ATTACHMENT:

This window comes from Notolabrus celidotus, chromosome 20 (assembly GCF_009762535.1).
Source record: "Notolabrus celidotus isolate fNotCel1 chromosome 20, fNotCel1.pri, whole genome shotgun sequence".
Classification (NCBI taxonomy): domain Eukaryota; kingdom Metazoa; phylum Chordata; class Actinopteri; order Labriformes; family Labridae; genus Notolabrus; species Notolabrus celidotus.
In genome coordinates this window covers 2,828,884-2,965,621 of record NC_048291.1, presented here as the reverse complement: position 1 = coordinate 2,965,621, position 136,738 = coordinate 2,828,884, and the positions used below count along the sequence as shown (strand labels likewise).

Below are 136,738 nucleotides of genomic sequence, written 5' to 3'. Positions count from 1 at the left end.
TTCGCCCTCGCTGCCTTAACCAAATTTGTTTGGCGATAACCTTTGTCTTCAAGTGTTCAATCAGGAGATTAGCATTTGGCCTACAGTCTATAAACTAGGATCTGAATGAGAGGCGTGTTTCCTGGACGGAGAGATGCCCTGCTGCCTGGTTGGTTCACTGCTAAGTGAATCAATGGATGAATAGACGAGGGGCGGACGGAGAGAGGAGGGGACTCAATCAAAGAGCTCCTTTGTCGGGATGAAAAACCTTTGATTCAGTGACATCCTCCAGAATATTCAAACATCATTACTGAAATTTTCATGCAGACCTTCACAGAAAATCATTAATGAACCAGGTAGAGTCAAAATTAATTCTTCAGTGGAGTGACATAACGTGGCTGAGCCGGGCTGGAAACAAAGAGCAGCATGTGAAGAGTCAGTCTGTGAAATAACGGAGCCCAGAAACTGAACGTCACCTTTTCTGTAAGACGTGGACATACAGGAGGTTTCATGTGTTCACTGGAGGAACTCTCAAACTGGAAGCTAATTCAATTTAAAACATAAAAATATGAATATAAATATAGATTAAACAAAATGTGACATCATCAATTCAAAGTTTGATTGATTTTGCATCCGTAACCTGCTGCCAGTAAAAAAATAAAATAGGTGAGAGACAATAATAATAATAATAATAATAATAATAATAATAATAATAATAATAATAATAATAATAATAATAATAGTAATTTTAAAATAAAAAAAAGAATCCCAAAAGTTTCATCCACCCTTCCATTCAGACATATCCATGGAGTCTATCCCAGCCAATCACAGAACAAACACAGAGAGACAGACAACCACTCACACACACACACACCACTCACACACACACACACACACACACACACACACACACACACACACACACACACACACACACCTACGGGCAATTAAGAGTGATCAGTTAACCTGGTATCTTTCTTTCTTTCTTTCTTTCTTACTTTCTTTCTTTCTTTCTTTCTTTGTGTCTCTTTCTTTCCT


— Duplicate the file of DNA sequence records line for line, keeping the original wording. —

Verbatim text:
This window comes from Notolabrus celidotus, chromosome 20 (assembly GCF_009762535.1).
Source record: "Notolabrus celidotus isolate fNotCel1 chromosome 20, fNotCel1.pri, whole genome shotgun sequence".
Classification (NCBI taxonomy): domain Eukaryota; kingdom Metazoa; phylum Chordata; class Actinopteri; order Labriformes; family Labridae; genus Notolabrus; species Notolabrus celidotus.
In genome coordinates this window covers 2,828,884-2,965,621 of record NC_048291.1, presented here as the reverse complement: position 1 = coordinate 2,965,621, position 136,738 = coordinate 2,828,884, and the positions used below count along the sequence as shown (strand labels likewise).

Below are 136,738 nucleotides of genomic sequence, written 5' to 3'. Positions count from 1 at the left end.
TTCGCCCTCGCTGCCTTAACCAAATTTGTTTGGCGATAACCTTTGTCTTCAAGTGTTCAATCAGGAGATTAGCATTTGGCCTACAGTCTATAAACTAGGATCTGAATGAGAGGCGTGTTTCCTGGACGGAGAGATGCCCTGCTGCCTGGTTGGTTCACTGCTAAGTGAATCAATGGATGAATAGACGAGGGGCGGACGGAGAGAGGAGGGGACTCAATCAAAGAGCTCCTTTGTCGGGATGAAAAACCTTTGATTCAGTGACATCCTCCAGAATATTCAAACATCATTACTGAAATTTTCATGCAGACCTTCACAGAAAATCATTAATGAACCAGGTAGAGTCAAAATTAATTCTTCAGTGGAGTGACATAACGTGGCTGAGCCGGGCTGGAAACAAAGAGCAGCATGTGAAGAGTCAGTCTGTGAAATAACGGAGCCCAGAAACTGAACGTCACCTTTTCTGTAAGACGTGGACATACAGGAGGTTTCATGTGTTCACTGGAGGAACTCTCAAACTGGAAGCTAATTCAATTTAAAACATAAAAATATGAATATAAATATAGATTAAACAAAATGTGACATCATCAATTCAAAGTTTGATTGATTTTGCATCCGTAACCTGCTGCCAGTAAAAAAATAAAATAGGTGAGAGACAATAATAATAATAATAATAATAATAATAATAATAATAATAATAATAATAATAATAATAATAATAATAGTAATTTTAAAATAAAAAAAAGAATCCCAAAAGTTTCATCCACCCTTCCATTCAGACATATCCATGGAGTCTATCCCAGCCAATCACAGAACAAACACAGAGAGACAGACAACCACTCACACACACACACACCACTCACACACACACACACACACACACACACACACACACACACACACACACACACACACACACCTACGGGCAATTAAGAGTGATCAGTTAACCTGGTATCTTTCTTTCTTTCTTTCTTTCTTACTTTCTTTCTTTCTTTCTTTCTTTGTGTCTCTTTCTTTCCT